Series: Courtlight #1
Published by Amazon on April 10, 2013
Genres: Fantasy, Young Adult
Seventeen-year-old Ciardis has grown up in poverty, a cleaner in a small vale on the outskirts of the kingdom. But beneath her kingdom’s seemingly idyllic surface lies a hidden secret. Whispers of an inept crown Prince are growing ever louder—intensified by the five year anniversary of the soulbond initiations.
Amidst scandalous whispers, Ciardis finds herself chosen to train for the Companion’s Guild. She leaves her home and sets off on a personal journey to become a Court Companion. A position she’d never thought possible for a lowly servant to obtain, she must prove that she has the skills to attract a Patron.
But she must master those skills quickly. If the legends are true, only Ciardis can harness the power to raise a Prince in an Imperial Court sworn to bring him down.
Sworn to Raise was an interesting book that played off the idea of geisha from ancient Japan, and gave them the additional burden of the majority of these women having magical powers of some kind. The magical powers are intriguing and in many cases very original, such as the one talent of being able to gift someone with an ability such as reading. But the main character, Ciardis, doesn’t seem to have any talent at first. She’s just a simple laundress who was asked to come along for training as a Court Companion. Of course, as is the case in any book like this, she turns out to have cosmic powers that have been foretold and only she can either help or destroy the kingdom.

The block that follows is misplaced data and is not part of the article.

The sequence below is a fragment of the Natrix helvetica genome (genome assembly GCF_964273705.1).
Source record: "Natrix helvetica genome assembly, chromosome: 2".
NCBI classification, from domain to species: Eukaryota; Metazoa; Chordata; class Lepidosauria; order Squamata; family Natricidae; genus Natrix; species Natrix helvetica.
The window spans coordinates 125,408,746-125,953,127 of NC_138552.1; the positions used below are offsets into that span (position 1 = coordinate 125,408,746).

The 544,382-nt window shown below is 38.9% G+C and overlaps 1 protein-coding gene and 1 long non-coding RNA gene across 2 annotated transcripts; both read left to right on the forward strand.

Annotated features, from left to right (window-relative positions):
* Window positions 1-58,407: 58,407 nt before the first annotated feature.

The friendships and relationships in this book seemed false, with there being no real indications as to why these people are friends, which Ciardis was really picked in the first place, and why the boy in her dreams even likes her (or not).
Geisha weren’t the only unoriginal thing in this book, though. The term Companion? Yeah, right away that brought to mind Firefly, where the Companions were respected for the most part and yes, very similar to geisha. I realise that this is the oldest profession, but can we see a bit of originality? There are portals that strongly reminded me of Stargate, with a console to operate a ring that rotates in order to lock onto an address, a shimmering field that punches out at the people waiting to travel, and a raised dais to walk up to get to the wormhole in the first place. The plot line didn’t show any sign of originality and it felt overly rushed, especially as we neared the end.
This wasn’t a terrible book, by any means, but I can safely say that I have no interest in reading the next book in this series.